Top court orders state to pay compensation to inmate for not analyzing video footage in arm-breaking case
Turkey's Constitutional Court has ruled that the rights of an inmate had been violated on two grounds, and ordered the state to pay 70,000 liras in compensation to him. Firstly, Gökhan Gündüz's arm was broken by prison guards for staging a sit-in protest, and secondly, the prosecutor's office did not analyze the security video footage from the day of the incident, failing to conduct “an effective investigation,” said the top court.
A video recorded inside a Turkish jail has shown guards breaking the arm of an inmate, in contrary to guards' claim that the inmate himself “has broken his arm by throwing himself on the floor,” ANKA news agency reported on Jan. 9.
The incident concerns the application of Gökhan Gündüz at the Constitutional Court.
Imprisoned in the Kırıkkale F Type High-Security Prison in Turkey's Central Anatolia, Gündüz initiated a peaceful sit-in demonstration on May 25, 2017, in protest of some unlawful implementations in the jail.
Gündüz however in return faced violence from prisoner guards, who violently pushed him to the ground and twisted his arm. Despite the broken arm, prisoner guards are seen in the security video dragging Gündüz.
Turkish top court orders state to pay compensation to inmate for not analyzing video footages in arm-breaking case #Turkeyhttps://t.co/wQ13078CpU pic.twitter.com/tNMbqyxFGs— Duvar English (@DuvarEnglish) January 9, 2021
An administration investigation was launched into five guards, but after their testimony that “the inmate threw himself on the floor on purpose, which broke the arm,” they were cleared off all charges.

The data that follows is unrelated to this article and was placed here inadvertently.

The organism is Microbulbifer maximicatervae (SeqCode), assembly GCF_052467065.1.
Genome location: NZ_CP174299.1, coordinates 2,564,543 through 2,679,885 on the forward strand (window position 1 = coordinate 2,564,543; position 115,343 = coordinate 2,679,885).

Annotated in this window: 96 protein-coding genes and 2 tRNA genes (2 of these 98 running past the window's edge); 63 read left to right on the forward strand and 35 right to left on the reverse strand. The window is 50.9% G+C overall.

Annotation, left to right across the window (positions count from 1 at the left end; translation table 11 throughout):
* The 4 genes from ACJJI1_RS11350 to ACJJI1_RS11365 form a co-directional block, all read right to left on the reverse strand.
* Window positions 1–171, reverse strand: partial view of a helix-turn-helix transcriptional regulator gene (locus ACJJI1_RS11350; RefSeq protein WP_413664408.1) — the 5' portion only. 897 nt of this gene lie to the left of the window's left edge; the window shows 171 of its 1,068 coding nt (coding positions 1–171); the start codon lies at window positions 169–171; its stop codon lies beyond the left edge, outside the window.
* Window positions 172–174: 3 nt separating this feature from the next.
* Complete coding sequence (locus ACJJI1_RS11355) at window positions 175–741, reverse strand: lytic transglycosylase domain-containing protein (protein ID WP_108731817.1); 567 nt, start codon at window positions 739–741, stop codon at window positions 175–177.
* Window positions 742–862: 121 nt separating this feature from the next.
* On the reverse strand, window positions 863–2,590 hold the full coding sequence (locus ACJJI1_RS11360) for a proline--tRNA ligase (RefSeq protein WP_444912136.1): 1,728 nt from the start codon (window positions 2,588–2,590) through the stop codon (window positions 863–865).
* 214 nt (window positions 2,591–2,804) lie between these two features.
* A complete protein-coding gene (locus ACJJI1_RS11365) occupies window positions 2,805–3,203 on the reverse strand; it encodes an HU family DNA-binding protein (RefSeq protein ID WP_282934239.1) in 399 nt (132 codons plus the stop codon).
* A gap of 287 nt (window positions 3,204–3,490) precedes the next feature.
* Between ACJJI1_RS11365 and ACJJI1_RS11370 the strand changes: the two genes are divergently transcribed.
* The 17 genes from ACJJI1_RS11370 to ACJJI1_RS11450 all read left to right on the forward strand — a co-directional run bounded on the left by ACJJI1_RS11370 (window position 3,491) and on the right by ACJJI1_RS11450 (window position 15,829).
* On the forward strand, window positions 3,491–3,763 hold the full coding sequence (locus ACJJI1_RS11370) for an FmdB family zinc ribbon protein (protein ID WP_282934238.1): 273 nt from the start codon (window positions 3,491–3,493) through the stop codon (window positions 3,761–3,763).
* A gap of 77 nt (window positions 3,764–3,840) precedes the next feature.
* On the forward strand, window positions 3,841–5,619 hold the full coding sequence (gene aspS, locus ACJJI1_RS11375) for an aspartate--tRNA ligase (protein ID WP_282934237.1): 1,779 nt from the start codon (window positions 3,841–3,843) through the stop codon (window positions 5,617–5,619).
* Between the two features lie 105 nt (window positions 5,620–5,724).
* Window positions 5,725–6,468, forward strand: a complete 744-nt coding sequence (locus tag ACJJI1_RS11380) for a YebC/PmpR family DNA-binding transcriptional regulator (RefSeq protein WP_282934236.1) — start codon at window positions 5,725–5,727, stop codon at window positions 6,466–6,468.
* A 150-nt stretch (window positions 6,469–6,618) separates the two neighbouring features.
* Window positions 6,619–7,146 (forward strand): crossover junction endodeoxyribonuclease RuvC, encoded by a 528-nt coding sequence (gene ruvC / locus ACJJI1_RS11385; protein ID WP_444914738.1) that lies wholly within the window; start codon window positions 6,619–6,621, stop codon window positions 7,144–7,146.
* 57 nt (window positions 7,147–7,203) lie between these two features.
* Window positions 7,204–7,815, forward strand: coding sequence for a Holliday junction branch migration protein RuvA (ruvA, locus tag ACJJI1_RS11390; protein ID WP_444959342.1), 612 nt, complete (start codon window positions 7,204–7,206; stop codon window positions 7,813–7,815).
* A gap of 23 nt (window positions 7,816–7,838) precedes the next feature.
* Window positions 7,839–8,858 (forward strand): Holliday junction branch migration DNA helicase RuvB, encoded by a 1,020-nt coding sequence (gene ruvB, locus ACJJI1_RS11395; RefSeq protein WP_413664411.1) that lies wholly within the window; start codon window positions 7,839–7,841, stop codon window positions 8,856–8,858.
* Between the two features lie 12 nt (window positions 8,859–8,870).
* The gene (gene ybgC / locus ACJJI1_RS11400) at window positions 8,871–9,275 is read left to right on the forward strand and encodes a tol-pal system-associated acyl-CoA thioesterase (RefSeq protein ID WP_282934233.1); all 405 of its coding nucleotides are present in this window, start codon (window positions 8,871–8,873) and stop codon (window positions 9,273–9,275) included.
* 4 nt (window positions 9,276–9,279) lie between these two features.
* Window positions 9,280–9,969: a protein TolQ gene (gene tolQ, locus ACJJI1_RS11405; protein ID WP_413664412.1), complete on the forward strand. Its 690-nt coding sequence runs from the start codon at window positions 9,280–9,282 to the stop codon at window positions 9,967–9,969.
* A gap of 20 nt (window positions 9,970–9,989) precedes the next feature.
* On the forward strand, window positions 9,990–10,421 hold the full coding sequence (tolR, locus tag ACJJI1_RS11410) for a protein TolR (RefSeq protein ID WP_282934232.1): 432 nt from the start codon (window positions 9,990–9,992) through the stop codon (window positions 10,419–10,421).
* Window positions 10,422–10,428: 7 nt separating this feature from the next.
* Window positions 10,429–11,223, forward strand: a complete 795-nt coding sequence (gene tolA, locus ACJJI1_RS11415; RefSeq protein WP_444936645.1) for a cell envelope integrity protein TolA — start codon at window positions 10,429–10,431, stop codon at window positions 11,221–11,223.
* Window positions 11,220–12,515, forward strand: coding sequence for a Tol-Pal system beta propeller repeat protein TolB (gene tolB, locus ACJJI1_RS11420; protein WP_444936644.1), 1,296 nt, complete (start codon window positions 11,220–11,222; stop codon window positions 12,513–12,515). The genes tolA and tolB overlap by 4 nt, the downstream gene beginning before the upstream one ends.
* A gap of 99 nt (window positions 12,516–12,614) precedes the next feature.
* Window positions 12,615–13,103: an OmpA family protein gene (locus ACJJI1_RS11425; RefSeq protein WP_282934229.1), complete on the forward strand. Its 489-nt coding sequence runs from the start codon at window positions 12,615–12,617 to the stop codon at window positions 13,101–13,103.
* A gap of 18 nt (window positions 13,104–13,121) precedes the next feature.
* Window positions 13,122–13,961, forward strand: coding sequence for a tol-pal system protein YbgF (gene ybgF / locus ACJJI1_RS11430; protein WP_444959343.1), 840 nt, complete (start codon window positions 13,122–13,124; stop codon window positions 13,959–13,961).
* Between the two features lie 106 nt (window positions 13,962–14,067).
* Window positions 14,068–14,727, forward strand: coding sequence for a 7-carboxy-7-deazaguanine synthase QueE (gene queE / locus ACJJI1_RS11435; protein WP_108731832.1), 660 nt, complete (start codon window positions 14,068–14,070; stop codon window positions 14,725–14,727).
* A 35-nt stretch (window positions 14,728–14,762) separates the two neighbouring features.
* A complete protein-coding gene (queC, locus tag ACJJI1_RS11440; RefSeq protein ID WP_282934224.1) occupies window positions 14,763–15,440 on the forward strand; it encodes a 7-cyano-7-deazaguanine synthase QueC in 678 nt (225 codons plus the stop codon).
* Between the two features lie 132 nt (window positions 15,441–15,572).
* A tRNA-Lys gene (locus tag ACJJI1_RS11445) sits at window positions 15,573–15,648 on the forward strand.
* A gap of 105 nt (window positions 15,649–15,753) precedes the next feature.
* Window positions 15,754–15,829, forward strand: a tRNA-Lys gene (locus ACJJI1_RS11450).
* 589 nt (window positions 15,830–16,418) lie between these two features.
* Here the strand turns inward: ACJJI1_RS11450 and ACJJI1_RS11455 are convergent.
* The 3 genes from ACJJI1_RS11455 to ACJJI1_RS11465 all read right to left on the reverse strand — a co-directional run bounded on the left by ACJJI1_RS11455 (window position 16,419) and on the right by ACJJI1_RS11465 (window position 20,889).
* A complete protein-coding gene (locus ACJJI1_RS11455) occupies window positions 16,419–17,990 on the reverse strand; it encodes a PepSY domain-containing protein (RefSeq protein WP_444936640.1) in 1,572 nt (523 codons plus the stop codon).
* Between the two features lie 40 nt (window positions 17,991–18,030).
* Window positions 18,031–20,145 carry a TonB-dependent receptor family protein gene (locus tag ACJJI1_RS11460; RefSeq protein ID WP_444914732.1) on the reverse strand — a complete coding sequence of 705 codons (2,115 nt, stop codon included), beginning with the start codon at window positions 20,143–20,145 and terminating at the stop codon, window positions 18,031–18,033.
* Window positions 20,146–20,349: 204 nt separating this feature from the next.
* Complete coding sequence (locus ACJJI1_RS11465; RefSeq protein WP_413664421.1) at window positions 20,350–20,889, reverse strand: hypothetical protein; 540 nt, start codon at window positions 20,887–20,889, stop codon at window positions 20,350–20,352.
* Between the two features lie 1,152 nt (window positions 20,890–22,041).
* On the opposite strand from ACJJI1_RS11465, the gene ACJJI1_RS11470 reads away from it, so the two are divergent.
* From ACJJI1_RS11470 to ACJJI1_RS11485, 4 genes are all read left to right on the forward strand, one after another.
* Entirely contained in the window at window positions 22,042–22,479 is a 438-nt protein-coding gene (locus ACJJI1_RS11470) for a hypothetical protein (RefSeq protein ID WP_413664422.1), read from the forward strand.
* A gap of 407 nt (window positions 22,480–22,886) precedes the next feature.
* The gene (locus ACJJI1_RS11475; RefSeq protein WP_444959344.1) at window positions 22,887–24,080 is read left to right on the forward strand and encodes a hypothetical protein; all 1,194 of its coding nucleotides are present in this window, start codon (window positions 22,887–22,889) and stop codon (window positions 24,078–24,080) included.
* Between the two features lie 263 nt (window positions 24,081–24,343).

On top of that, Gündüz was deprived of sending or receiving letters for singing an anthem. Also, authorities placed three of his friends in a cell and banned them from accepting visitors for a while for participating in the same sit-in protest.
Gündüz's case was later taken to the Kırıkkale Chief Public Prosecutor's Office, which ruled for the charges against the prisoner guards to be dropped. As Gündüz's appeal against the prosecutors' ruling was turned down, this time he took his case to the Constitutional Court.
The top court deemed the guards' action as “torture” and ruled for a re-investigation of the case. Accordingly, it also ordered the state to pay Gündüz 70,000 liras in compensation.
The top court pointed out that the Kırıkkale Chief Public Prosecutor's Office failed to “run an effective investigation” into the incident, as it even did not analyze the security video footage from the day of the incident.
“The public prosecutor has not asked for the video footage in the investigation and has not determined whether the prison guards' statements were in line with the video recordings or not,” the top court said.
It said that as the authorities have not “enlightened how the injury occurred,” Gündüz's rights were violated.
As a result of the re-investigation of the case, the security footage has come out to light and this time was put in Gündüz's file.